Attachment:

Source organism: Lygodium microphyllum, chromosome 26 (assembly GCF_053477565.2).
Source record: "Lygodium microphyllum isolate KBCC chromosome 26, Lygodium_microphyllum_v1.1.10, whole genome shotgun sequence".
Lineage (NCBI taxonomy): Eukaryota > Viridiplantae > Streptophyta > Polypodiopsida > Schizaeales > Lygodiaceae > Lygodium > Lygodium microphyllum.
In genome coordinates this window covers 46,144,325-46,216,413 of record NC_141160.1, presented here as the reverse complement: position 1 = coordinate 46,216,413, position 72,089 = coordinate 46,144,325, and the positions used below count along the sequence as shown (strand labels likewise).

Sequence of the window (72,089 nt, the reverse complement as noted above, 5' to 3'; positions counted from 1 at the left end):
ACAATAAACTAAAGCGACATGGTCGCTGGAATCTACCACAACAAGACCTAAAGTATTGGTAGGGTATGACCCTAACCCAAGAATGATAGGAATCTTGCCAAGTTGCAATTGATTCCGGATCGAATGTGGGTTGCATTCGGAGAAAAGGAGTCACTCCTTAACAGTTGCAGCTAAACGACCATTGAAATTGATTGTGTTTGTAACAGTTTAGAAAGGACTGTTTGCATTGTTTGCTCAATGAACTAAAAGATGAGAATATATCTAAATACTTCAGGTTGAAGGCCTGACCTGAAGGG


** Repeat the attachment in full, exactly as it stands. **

Source organism: Lygodium microphyllum, chromosome 26 (assembly GCF_053477565.2).
Source record: "Lygodium microphyllum isolate KBCC chromosome 26, Lygodium_microphyllum_v1.1.10, whole genome shotgun sequence".
Lineage (NCBI taxonomy): Eukaryota > Viridiplantae > Streptophyta > Polypodiopsida > Schizaeales > Lygodiaceae > Lygodium > Lygodium microphyllum.
In genome coordinates this window covers 46,144,325-46,216,413 of record NC_141160.1, presented here as the reverse complement: position 1 = coordinate 46,216,413, position 72,089 = coordinate 46,144,325, and the positions used below count along the sequence as shown (strand labels likewise).

Sequence of the window (72,089 nt, the reverse complement as noted above, 5' to 3'; positions counted from 1 at the left end):
ACAATAAACTAAAGCGACATGGTCGCTGGAATCTACCACAACAAGACCTAAAGTATTGGTAGGGTATGACCCTAACCCAAGAATGATAGGAATCTTGCCAAGTTGCAATTGATTCCGGATCGAATGTGGGTTGCATTCGGAGAAAAGGAGTCACTCCTTAACAGTTGCAGCTAAACGACCATTGAAATTGATTGTGTTTGTAACAGTTTAGAAAGGACTGTTTGCATTGTTTGCTCAATGAACTAAAAGATGAGAATATATCTAAATACTTCAGGTTGAAGGCCTGACCTGAAGGG